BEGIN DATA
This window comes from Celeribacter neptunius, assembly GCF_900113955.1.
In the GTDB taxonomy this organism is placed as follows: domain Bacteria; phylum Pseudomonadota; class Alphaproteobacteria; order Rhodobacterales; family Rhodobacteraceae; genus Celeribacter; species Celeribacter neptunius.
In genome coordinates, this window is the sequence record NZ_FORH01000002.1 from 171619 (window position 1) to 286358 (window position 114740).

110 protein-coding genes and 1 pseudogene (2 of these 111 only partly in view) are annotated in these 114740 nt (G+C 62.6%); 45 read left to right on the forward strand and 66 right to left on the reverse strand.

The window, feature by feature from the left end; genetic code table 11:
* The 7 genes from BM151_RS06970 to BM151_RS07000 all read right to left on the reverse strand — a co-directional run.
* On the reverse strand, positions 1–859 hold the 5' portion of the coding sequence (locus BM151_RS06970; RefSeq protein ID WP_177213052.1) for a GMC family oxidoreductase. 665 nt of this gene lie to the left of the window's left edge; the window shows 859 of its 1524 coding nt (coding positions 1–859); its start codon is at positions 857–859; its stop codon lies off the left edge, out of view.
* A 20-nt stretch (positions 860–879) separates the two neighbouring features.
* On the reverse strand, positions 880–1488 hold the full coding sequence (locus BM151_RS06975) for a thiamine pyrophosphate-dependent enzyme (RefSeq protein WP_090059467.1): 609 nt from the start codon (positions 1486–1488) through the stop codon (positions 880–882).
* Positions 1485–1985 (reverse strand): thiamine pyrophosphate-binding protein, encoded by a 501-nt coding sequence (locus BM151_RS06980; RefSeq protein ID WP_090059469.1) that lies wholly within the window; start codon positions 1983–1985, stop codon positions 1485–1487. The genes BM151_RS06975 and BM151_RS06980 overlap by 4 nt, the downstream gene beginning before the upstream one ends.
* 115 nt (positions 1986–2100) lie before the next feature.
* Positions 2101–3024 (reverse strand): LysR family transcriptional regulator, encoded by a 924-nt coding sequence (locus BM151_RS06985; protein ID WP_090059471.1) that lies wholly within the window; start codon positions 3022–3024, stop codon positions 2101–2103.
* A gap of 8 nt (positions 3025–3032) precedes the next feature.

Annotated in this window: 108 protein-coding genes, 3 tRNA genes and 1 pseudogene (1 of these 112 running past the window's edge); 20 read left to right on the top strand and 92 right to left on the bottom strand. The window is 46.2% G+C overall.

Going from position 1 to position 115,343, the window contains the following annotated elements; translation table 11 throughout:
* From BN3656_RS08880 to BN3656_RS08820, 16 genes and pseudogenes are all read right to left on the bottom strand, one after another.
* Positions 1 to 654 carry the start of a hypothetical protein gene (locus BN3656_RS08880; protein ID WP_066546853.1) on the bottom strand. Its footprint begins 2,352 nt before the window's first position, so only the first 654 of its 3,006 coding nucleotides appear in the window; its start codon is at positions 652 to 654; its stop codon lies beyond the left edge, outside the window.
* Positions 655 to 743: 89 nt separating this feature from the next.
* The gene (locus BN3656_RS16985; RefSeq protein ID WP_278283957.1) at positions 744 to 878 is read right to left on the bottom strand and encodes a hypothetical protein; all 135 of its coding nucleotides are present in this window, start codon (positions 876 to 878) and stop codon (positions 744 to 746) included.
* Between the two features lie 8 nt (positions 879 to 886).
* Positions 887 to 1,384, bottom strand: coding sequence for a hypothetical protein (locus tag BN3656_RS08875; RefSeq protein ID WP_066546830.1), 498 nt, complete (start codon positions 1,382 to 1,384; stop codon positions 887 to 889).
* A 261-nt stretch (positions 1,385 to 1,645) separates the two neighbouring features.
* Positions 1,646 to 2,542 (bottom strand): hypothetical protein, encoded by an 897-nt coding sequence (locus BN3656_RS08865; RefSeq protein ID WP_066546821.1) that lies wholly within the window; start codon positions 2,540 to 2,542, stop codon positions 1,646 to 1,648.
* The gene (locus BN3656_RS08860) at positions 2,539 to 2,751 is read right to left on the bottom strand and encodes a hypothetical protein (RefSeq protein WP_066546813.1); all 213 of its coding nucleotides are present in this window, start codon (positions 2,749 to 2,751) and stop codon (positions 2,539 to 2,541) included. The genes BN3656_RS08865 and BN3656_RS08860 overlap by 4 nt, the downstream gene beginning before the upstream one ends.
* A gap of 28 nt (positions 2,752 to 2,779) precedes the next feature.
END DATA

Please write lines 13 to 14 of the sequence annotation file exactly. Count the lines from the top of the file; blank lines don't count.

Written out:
* A gap of 8 nt (positions 3025–3032) precedes the next feature.

Annotated in this window: 108 protein-coding genes, 3 tRNA genes and 1 pseudogene (1 of these 112 running past the window's edge); 20 read left to right on the top strand and 92 right to left on the bottom strand. The window is 46.2% G+C overall.